What if you could engineer a neo-ovary for a BRCA-positive woman, with her genome, minus the affected gene? That way, her offspring would not carry her genetic predisposition to breast and ovarian cancer. CRISPR would make it possible, and bioprinting would could make it real.

I don't think any of these things are eugenic in themselves (per se). Eugenics is marked by the erroneous equation between essential dignity and accidents like quality of life, health, beauty, intellect, usefulness, etc (paragraph 319 in the link). This error affects the intention behind the action, and the selection of means to the end of promoting those separable accidents.

None of the techniques I just listed are evil in themselves (malum in se). Printing tissue is not immoral, even printing tissue to replace reproductive organs. (Even though the reproductive system is set apart as half of a whole, meant to be used with a complementary system by a couple in a very sacred act, replacing an organ is a medical act that promotes the natural act of the human body.) Freezing cells, thawing them, and implanting them without IVF might be a roundabout way to assist fertility, but is not evil in itself. And germline therapy (I'm arguing something that not everyone agrees about now) is no different from somatic cell therapy, since it assists, rather than replaces or demeans, procreation and the health of offspring.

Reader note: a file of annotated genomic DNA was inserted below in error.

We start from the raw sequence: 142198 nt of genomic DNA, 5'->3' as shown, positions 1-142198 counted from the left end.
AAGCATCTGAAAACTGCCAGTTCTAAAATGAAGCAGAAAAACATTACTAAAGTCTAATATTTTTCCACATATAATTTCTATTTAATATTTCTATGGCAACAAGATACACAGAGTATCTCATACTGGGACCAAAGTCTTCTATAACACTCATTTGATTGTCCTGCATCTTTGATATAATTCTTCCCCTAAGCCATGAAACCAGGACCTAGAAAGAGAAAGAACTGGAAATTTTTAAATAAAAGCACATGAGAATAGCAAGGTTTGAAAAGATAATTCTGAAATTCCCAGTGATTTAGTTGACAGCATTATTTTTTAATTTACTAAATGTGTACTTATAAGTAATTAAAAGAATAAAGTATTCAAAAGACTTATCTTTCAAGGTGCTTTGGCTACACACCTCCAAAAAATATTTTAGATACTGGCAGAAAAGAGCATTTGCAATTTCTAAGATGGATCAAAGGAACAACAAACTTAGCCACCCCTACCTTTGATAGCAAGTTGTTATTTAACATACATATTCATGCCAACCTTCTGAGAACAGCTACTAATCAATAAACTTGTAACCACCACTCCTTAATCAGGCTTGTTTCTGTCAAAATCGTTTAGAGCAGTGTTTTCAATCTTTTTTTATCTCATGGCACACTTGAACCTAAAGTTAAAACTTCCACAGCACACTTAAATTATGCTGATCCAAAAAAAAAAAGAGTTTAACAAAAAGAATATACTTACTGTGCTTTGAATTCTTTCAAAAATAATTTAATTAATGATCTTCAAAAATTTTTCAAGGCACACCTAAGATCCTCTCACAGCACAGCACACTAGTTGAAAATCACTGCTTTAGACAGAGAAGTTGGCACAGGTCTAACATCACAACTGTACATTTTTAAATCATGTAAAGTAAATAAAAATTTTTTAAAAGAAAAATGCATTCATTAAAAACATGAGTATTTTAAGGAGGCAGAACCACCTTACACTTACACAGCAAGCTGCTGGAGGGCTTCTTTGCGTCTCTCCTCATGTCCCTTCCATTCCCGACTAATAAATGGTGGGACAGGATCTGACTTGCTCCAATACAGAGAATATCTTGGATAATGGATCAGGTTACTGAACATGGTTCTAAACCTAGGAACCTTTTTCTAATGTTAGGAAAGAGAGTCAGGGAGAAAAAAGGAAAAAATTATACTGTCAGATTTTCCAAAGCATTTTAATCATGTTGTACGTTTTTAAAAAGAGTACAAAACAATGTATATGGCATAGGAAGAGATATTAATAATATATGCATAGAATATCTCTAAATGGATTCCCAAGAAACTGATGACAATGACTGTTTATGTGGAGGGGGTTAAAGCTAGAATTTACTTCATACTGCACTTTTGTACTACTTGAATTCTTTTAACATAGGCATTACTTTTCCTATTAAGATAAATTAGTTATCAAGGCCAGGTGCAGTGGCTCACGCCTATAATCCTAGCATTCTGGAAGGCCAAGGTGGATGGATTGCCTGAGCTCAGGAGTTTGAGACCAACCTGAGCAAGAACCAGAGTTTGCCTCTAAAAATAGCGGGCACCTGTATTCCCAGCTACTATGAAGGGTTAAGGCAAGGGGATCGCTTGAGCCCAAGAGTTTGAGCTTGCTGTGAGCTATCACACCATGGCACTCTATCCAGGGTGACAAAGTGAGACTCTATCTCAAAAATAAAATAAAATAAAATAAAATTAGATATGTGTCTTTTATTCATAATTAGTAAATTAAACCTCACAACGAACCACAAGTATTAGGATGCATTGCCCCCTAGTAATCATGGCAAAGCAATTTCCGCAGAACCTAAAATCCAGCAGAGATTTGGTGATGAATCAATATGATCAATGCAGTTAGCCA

But any of those actions could be used with eugenic motives. A woman who wants to "clean up" her family tree or her society should re-examine her motives for neo-ovary creation. A woman who wants to freeze her eggs so that she doesn't use "the Down's duds" at the end of her reproductive life needs to re-think her intentions for egg freezing (and don't get me started on women who do this for their careers; that's a disaster of mixed priorities and apparent goods). A woman who plans to use germline therapy because she doesn't want to raise a child with mental retardation, or lose a child early, or pay for expensive drugs, needs to reconsider her reasons for germline gene therapy.

With a loving intention to contribute to the health of children conceived, and an attitude of acceptance of whatever children are conceived, we can avoid becoming eugenicists when we use morally neutral means to achieve a good.

Sunday, May 3, 2015

Stacy's Story

This post conforms to the blog rules.A patient I met and, in the wash of clerkships, left behind, left an incredible impression on me even though I barely knew her. Almost every detail about this person is altered to protect her.